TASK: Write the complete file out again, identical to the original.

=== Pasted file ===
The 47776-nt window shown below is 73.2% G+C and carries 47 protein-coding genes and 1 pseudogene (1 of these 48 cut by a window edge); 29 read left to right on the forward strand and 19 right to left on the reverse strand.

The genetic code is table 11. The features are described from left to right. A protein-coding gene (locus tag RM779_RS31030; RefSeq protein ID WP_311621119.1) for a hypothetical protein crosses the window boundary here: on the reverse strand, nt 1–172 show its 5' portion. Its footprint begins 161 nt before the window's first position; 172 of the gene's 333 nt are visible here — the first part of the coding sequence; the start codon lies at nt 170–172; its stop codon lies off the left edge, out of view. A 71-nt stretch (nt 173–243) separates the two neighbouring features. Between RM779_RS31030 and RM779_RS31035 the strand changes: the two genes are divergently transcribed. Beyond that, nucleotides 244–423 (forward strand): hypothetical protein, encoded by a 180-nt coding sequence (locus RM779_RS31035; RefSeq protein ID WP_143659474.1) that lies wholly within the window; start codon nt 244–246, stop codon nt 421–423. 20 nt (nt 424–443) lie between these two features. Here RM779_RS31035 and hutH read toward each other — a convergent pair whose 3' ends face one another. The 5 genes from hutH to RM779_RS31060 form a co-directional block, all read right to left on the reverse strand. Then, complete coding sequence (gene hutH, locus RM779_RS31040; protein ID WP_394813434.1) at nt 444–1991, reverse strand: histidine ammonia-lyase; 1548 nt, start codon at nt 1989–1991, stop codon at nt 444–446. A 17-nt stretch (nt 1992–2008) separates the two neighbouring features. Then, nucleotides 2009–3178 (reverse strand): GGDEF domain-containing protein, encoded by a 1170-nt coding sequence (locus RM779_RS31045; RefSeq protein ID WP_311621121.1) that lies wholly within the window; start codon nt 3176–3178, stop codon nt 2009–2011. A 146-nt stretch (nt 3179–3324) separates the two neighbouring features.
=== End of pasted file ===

The 47776-nt window shown below is 73.2% G+C and carries 47 protein-coding genes and 1 pseudogene (1 of these 48 cut by a window edge); 29 read left to right on the forward strand and 19 right to left on the reverse strand.

The genetic code is table 11. The features are described from left to right. A protein-coding gene (locus tag RM779_RS31030; RefSeq protein ID WP_311621119.1) for a hypothetical protein crosses the window boundary here: on the reverse strand, nt 1–172 show its 5' portion. Its footprint begins 161 nt before the window's first position; 172 of the gene's 333 nt are visible here — the first part of the coding sequence; the start codon lies at nt 170–172; its stop codon lies off the left edge, out of view. A 71-nt stretch (nt 173–243) separates the two neighbouring features. Between RM779_RS31030 and RM779_RS31035 the strand changes: the two genes are divergently transcribed. Beyond that, nucleotides 244–423 (forward strand): hypothetical protein, encoded by a 180-nt coding sequence (locus RM779_RS31035; RefSeq protein ID WP_143659474.1) that lies wholly within the window; start codon nt 244–246, stop codon nt 421–423. 20 nt (nt 424–443) lie between these two features. Here RM779_RS31035 and hutH read toward each other — a convergent pair whose 3' ends face one another. The 5 genes from hutH to RM779_RS31060 form a co-directional block, all read right to left on the reverse strand. Then, complete coding sequence (gene hutH, locus RM779_RS31040; protein ID WP_394813434.1) at nt 444–1991, reverse strand: histidine ammonia-lyase; 1548 nt, start codon at nt 1989–1991, stop codon at nt 444–446. A 17-nt stretch (nt 1992–2008) separates the two neighbouring features. Then, nucleotides 2009–3178 (reverse strand): GGDEF domain-containing protein, encoded by a 1170-nt coding sequence (locus RM779_RS31045; RefSeq protein ID WP_311621121.1) that lies wholly within the window; start codon nt 3176–3178, stop codon nt 2009–2011. A 146-nt stretch (nt 3179–3324) separates the two neighbouring features.